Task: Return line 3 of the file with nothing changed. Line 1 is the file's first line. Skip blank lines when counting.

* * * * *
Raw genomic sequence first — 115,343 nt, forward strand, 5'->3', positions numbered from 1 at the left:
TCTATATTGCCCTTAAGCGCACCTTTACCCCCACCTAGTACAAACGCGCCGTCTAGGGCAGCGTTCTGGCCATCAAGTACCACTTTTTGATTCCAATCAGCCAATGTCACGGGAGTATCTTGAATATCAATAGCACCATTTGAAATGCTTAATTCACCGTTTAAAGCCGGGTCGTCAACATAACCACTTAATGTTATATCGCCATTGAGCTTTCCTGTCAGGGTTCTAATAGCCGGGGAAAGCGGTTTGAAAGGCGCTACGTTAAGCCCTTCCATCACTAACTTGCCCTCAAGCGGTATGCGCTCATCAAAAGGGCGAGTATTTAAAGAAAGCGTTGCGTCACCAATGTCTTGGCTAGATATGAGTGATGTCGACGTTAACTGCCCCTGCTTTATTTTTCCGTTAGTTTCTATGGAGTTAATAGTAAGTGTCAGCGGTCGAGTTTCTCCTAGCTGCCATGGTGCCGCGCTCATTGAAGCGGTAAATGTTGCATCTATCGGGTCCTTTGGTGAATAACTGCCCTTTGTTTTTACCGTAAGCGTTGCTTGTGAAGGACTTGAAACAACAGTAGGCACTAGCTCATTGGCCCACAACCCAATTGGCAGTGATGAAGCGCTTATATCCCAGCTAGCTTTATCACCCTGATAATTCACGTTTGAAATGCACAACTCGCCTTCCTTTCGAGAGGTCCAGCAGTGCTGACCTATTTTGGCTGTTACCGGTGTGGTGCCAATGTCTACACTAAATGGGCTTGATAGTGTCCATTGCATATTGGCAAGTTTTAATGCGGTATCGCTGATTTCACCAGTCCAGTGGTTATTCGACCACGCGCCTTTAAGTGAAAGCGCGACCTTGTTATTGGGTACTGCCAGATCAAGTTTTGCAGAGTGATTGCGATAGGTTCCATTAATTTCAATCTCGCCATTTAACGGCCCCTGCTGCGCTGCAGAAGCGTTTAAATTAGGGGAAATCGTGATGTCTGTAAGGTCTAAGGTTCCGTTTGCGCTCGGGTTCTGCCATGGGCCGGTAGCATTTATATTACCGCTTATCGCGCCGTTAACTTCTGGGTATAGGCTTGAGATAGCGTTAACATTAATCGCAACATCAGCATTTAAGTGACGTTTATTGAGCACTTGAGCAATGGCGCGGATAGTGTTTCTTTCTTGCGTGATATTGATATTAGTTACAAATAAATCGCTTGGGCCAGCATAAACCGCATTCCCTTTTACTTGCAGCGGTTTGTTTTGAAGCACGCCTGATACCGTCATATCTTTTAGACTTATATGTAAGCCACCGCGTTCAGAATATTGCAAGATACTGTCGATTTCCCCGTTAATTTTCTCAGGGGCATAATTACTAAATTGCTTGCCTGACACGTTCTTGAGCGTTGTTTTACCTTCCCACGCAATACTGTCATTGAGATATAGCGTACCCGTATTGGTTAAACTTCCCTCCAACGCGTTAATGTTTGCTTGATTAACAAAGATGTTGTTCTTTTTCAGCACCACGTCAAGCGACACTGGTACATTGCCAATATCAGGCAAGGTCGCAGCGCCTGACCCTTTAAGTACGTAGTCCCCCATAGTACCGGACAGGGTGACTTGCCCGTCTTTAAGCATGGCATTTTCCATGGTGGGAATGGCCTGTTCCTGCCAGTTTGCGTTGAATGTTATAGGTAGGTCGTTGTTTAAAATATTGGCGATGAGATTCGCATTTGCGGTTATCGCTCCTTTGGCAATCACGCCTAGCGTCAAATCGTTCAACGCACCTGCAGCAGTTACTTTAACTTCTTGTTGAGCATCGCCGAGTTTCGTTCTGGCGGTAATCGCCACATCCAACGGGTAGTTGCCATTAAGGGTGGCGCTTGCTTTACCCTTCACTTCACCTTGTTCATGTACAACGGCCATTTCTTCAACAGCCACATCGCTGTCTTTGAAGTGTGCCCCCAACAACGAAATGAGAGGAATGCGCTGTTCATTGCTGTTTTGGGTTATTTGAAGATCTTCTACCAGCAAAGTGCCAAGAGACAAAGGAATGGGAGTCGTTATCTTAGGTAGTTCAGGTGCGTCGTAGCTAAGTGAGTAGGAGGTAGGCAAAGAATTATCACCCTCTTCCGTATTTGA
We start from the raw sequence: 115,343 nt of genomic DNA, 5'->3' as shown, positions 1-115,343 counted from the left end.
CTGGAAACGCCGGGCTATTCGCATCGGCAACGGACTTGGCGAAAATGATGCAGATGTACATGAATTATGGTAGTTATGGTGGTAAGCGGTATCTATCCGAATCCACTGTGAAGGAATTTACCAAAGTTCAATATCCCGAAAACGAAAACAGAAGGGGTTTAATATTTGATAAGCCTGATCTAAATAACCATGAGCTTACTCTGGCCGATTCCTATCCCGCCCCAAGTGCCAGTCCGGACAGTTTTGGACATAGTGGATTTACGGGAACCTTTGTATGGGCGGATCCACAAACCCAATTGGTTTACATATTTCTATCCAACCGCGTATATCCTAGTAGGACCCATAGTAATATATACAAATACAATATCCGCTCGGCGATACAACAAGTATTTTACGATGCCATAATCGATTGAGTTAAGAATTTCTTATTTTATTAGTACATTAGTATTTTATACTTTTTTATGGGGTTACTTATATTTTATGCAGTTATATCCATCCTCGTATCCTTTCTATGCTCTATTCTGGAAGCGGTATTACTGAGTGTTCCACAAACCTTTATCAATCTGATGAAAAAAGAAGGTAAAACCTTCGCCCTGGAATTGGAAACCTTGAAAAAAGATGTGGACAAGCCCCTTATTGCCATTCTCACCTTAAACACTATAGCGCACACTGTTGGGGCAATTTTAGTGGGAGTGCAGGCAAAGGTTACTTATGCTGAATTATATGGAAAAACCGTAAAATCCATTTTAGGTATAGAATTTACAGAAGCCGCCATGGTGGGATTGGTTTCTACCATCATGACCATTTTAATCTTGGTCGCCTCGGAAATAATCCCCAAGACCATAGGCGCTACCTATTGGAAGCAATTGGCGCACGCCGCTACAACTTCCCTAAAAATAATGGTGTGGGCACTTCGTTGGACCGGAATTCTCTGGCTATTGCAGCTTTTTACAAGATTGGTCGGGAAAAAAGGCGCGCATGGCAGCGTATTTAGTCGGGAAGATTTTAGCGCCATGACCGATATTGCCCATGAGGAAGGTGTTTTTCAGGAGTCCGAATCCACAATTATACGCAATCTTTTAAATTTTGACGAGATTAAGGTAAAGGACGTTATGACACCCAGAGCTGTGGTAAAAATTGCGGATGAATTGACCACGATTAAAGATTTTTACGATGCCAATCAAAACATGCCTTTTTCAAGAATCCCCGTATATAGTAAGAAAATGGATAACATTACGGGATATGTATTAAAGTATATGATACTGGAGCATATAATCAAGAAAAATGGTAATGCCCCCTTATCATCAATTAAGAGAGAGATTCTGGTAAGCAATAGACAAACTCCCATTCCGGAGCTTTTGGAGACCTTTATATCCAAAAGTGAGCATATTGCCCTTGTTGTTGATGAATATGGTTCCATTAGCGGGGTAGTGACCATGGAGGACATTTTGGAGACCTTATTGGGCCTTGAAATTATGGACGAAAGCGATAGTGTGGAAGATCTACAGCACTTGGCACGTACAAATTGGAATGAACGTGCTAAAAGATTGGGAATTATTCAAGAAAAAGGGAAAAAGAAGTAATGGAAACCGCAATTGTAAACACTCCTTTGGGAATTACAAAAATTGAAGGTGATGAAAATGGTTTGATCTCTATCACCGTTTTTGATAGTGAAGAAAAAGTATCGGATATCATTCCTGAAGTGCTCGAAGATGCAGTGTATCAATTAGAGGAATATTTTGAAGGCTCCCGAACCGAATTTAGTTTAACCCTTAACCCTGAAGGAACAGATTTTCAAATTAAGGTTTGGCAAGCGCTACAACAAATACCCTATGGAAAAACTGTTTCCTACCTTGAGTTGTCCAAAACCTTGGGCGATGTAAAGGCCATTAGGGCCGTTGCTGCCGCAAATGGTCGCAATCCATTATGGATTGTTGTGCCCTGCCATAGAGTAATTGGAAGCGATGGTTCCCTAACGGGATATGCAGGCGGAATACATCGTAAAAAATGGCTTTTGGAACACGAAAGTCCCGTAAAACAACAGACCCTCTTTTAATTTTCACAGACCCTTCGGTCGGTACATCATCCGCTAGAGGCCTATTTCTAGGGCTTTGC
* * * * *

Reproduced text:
We start from the raw sequence: 115,343 nt of genomic DNA, 5'->3' as shown, positions 1-115,343 counted from the left end.